Thanks to the enormous efforts of different stakeholders, the situation has significantly improved over the last two years. Supported by the Clinical Trial Unit (CTU) network, swissethics, unimedsuisse and the Swiss Biobanking Platform (SBP), university hospitals teamed up to develop a national GC version, which is currently being implemented at the different sites. In addition, among other innovative projects, a nationwide electronic GC pilot project successfully passed the test of patient usability and is now ready to be developed into a validated application. Finally, the Federal Office of Public Health (FOPH) recently supported changes in the research ordinance required for the use of electronic signatures.
None of these recent developments would have been possible without a strong spirit of collaboration to make Switzerland an excellent place for high quality, innovative clinical research!
We hope you will enjoy reading the update provided in this RA Watch issue.
For updating our readers, the RA Watch editorial team invited key national organisations to share fresh news and their views on the General Consent (GC).
By Agnes Nienhaus, General Secretary Universitäre Medizin Schweiz / Médecine Universitaire Suisse (unimedsuisse)
A journey of a thousand miles begins with a single step. This Chinese proverb comes to mind when one is considering the project of introducing a harmonised General Consent (GC) in Switzerland. Nobody knows where the journey will take us, but this much is certain – with the harmonised GC, adopted in 2019 by the university hospitals, the first step has been taken.
Introduction: taking the first step
A journey of a thousand miles begins with a single step. This Chinese proverb comes to mind when one is considering the project of introducing a harmonised General Consent (GC) in Switzerland. Nobody knows where the journey will take us, but this much is certain – with the harmonised GC, adopted in 2019 by the university hospitals, the first step has been taken.
The large amounts of data that hospitals produce daily represent a huge potential for medical research and innovation. Human Research in Switzerland 2018, a report on the research projects evaluated and approved by the Swiss ethics committees in 2018, shows that a significant portion of medical research today is made possible by the reuse of routinely collected data. A structured and transparent use of this data, taking into account the legitimate interests of protecting patients, is therefore an important contribution to medical progress.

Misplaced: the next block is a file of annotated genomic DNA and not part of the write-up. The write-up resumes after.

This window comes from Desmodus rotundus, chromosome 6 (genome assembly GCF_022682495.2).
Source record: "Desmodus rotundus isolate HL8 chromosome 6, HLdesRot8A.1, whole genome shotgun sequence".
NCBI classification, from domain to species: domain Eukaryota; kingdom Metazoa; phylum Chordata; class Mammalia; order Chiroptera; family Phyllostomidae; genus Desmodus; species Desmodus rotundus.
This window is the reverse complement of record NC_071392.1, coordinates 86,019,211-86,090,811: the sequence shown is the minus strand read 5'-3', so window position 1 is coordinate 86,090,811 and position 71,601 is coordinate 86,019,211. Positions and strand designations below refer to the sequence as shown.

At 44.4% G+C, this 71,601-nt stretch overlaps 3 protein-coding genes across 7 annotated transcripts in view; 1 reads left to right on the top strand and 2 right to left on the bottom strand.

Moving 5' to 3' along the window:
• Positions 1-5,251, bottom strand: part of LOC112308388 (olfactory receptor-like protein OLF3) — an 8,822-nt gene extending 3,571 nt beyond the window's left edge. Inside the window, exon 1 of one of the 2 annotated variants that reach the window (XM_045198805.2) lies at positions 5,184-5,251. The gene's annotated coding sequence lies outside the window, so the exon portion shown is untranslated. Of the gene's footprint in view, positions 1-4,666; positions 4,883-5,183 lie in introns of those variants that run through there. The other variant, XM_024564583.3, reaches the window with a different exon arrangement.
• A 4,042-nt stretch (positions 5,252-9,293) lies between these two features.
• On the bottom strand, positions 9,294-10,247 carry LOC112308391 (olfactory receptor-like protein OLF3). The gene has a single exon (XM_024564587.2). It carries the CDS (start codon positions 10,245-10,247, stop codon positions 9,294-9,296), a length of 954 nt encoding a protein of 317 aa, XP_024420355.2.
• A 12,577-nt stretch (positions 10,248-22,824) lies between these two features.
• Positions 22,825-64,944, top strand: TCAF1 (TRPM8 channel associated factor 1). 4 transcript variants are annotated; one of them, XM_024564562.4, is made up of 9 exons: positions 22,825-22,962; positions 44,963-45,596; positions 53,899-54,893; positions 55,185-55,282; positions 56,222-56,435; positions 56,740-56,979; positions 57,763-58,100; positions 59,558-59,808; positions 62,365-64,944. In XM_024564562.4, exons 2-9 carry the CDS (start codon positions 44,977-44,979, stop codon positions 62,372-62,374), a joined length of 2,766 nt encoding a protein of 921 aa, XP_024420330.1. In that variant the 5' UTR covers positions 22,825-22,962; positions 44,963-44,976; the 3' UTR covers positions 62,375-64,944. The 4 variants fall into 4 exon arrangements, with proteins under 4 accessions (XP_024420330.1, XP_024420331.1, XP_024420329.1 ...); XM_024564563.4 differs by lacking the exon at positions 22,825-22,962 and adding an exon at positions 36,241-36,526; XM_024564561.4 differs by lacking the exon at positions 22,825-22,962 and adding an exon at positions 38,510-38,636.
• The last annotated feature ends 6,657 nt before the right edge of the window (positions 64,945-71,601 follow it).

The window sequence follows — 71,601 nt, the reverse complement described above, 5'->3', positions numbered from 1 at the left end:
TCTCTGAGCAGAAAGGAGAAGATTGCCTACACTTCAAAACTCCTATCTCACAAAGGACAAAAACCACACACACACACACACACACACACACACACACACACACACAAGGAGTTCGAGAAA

Following the coming into force of the Human Research Act (HRA) in 2014, all five university hospitals have taken the opportunity to create a GC for the further use of data for research. Its introduction was taking place on a decentralised level, as the introduction in each institution was dependent on the approval of the respective ethics committee. This meant different solutions for the GC in the different university hospitals – whereby each of the implemented solutions was approved by the responsible ethics committee – and was therefore compliant to the HRA. After this initial and decentralised introductory phase, it was soon realised that national patient-centered research projects using health related data should be based on a harmonised consent solution.
Harmonising the different approaches of the various institutions and stakeholders involved is a complex undertaking. The major challenge lies in the fact that digitisation itself is a decentralised process that is inherently in constant conflict with the idea of centralised or harmonised solutions. This is all the more true as patients, hospitals, and researchers alike are constantly confronted with new possibilities, requirements, and risks stemming from the digital world.
A first milestone in the harmonisation efforts was reached in 2019: After intensive discussions, the version 2 of the GC template was published. The template was prepared by a working group of university hospitals and received a joint adoption by unimedsuisse, the Swiss Academy of Medical Sciences, and swissethics. It can be downloaded on the websites of unimedsuisse and swissethics.
The GC 2019 template finds the balance
When drafting the GC 2019 template, the focus was on making it conform legally with the HRA and be comprehensible to patients. In view of the complexity of the legal framework and terminology that is barely comprehensible to laypersons, a balance had to be found between describing legal details with precision and remaining understandable.